Age Group: Young Adult
Genre: Mythology, Paranormal, Historical
Release Date: January 13, 2016
So rang the song of the Oceanides
Of the beautiful merciful sea nymphs,
Till louder waves overpowered it.
Behind the clouds vanished the moon,
The night yawned,
And I sat long thereafter in the darkness and wept.
A highly-experimental slipstream symmetrically-triple narrative which employs elements of historical fiction, fantasy/magical realism, space opera, surrealism, steampunk, Greek myth, paranormal romance, and even children's literature.
Blue Hill, Maine.
3 August, 1903.
From the moment Emmylou heard the song of the Oceanides, she recognized something godly in the tune. As it resounded all across the desolate shoreline of Blue Hill Bay, she recalled the terrible chorus mysticus ringing all throughout that extinct Martian volcano the day her father went missing down in the magma chamber.
Aunt Belphœbe followed along, guiding Maygene through the sands. “Why don’t you go play in that shipwreck over there?” Aunt Belphœbe pointed toward a fishing schooner run aground some fifty yards to the south.
When Maygene raced off, Emmylou refused to follow. By now the chorus of song tormented her so much that an ache had awoken all throughout her clubfoot. Before long she dropped her walking stick and fell to the earth. Closing her eyes, she dug both her hands into the sands and lost herself in memories of the volcano. How could Father be gone? Though he had often alluded to the perils of Martian vulcanology, she never imagined that someone so good and so wise could go missing.
The song of the Oceanides grew a little bit louder and increasingly dissonant.
Opening her eyes, Emmylou listened very closely. The song sounded like the stuff of incantation, witchcraft. And even though she could not comprehend every word, nevertheless she felt certain that the Oceanides meant to cast a spell upon some unfortunate soul.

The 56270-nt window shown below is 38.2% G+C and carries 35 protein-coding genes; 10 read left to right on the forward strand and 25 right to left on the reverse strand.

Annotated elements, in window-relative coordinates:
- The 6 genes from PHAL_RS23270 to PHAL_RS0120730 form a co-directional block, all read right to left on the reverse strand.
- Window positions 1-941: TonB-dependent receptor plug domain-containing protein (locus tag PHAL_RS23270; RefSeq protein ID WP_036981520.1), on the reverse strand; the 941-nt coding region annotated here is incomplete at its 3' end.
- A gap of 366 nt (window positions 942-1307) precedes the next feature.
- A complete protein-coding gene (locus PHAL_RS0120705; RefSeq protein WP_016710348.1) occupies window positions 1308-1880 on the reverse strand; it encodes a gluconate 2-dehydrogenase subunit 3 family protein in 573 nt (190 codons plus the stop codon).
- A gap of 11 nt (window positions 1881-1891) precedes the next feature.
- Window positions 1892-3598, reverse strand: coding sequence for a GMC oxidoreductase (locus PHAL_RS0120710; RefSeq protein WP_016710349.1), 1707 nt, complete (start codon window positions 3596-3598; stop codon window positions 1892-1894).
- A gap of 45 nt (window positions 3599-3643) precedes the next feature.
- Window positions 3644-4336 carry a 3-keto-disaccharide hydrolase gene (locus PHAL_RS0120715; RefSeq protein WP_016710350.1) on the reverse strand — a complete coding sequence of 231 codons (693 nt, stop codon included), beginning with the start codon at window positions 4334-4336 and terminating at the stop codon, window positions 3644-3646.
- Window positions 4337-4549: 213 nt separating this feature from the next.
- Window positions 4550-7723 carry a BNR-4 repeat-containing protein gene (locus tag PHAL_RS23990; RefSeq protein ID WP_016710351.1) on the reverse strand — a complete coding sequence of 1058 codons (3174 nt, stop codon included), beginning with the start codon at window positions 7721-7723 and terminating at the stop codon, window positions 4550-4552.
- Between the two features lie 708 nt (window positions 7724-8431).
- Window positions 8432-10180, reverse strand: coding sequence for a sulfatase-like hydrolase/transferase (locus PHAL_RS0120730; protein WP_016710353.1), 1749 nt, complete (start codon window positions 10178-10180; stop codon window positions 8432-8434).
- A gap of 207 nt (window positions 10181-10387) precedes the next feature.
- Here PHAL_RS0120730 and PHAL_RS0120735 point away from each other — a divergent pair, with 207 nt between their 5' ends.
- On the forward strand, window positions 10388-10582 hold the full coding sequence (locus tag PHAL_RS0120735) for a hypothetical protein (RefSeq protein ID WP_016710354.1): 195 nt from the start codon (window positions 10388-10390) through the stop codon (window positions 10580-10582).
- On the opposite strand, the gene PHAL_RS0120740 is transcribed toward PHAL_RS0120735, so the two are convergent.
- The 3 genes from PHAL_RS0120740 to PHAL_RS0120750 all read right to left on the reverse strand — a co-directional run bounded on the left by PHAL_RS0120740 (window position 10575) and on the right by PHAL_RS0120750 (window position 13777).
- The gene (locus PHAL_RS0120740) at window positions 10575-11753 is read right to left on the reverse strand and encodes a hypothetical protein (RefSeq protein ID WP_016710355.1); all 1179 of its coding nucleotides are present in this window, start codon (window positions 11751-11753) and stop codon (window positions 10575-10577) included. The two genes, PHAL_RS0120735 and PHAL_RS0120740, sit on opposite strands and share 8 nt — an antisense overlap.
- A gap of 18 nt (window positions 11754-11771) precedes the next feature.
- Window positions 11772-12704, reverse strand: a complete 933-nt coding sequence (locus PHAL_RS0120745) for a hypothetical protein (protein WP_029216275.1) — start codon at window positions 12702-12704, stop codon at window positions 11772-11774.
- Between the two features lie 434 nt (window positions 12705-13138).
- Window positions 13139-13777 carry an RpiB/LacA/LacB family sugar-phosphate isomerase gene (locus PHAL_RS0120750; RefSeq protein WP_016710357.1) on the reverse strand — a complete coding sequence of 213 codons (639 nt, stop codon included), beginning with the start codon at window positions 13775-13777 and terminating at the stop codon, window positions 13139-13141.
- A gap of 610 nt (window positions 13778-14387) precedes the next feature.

Aunt Belphœbe must have noticed how much the song distressed Emmylou. Sitting down upon a Bonaventure mast half-buried in the sands, Aunt Belphœbe adjusted the persimmon sash wrapped around her gown. “You’ve no cause to fear the Oceanides. They should never harm a Martian girl like you. Do you know why the Venutians sent them here? Thousands of years ago, up there on that invisible moon orbiting their planet, some or other duchess decided to send the Oceanides as intelligencers. Just in case Venus ever resolves to conquer this world.”
Aunt Belphœbe’s words did nothing to console Emmylou. She listened to the song, and as the breeze slowly filled with the ammonia-like odor of seagull droppings, she wondered just who might be the intended target of the Oceanides’ spell. From what she could tell, it sounded as if they had fixed upon a little boy living somewhere along the coast. He must have committed some unforgivable sin. How else to explain the Oceanides’ contempt?
Turning toward the wreckage of the fishing vessel, Aunt Belphœbe watched Maygene for a moment or two. “Emmylou, why don’t you take your little sister into town? You could find something to read to her on the journey home.”
Emmylou ignored all. Once more she listened to the song of the Oceanides, and it grieved her as much as ever. She pitied the little boy, whoever he was. More than anything, she thought of her father. Without a doubt, the Oceanides would have despised him when he was young. From what she had heard, no one ever much fancied him. Days of 1863, time after time, he would wander off across the endless fields until he reached the great dominions—the shadow of that bold immemorial volcano, Olympos Mons. Aunt Belphœbe herself always found it so peculiar. While other children learned to fly their simple moon ships through the Martian sky and all the way up to Phobos, what did Father prize? For some reason, he prized only his dreams: of descending all the way into the center of Mars, of proving the planet as hollow as the cold nothingness and solemnity of outer space.
Aunt Belphœbe stood up from the Bonaventure mast. “I mean it, Emmylou. Go collect your little sister and take her into town. The journey home should take several days, and you’ll be sorry if you’ve nothing to read.”
J.G. Źymbalist began writing Song of the Oceanides as a child when his family summered in Castine, Maine where they rented out Robert Lowell’s house. There, inspired by his own experiences with school bullying, the budding author began to conceive the tale.
The author returned to the piece while working for the Martha’s Vineyard Historical Society, May-September, 2005. He completed the full draft in Ellsworth, Maine later that year.